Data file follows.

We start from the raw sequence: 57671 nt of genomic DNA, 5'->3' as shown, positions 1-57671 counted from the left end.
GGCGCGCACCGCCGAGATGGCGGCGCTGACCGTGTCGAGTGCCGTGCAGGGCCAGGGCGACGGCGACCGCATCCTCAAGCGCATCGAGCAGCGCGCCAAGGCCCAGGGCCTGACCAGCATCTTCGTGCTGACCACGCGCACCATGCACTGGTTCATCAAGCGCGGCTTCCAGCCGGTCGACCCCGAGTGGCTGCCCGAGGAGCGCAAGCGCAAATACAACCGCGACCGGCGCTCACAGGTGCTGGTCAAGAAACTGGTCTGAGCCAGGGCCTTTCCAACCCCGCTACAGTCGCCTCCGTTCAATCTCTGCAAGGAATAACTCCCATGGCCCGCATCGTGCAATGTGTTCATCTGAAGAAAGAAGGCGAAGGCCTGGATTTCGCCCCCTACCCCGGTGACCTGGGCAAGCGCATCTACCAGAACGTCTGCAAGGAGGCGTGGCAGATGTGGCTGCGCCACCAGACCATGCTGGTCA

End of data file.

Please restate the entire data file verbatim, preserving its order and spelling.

We start from the raw sequence: 57671 nt of genomic DNA, 5'->3' as shown, positions 1-57671 counted from the left end.
GGCGCGCACCGCCGAGATGGCGGCGCTGACCGTGTCGAGTGCCGTGCAGGGCCAGGGCGACGGCGACCGCATCCTCAAGCGCATCGAGCAGCGCGCCAAGGCCCAGGGCCTGACCAGCATCTTCGTGCTGACCACGCGCACCATGCACTGGTTCATCAAGCGCGGCTTCCAGCCGGTCGACCCCGAGTGGCTGCCCGAGGAGCGCAAGCGCAAATACAACCGCGACCGGCGCTCACAGGTGCTGGTCAAGAAACTGGTCTGAGCCAGGGCCTTTCCAACCCCGCTACAGTCGCCTCCGTTCAATCTCTGCAAGGAATAACTCCCATGGCCCGCATCGTGCAATGTGTTCATCTGAAGAAAGAAGGCGAAGGCCTGGATTTCGCCCCCTACCCCGGTGACCTGGGCAAGCGCATCTACCAGAACGTCTGCAAGGAGGCGTGGCAGATGTGGCTGCGCCACCAGACCATGCTGGTCA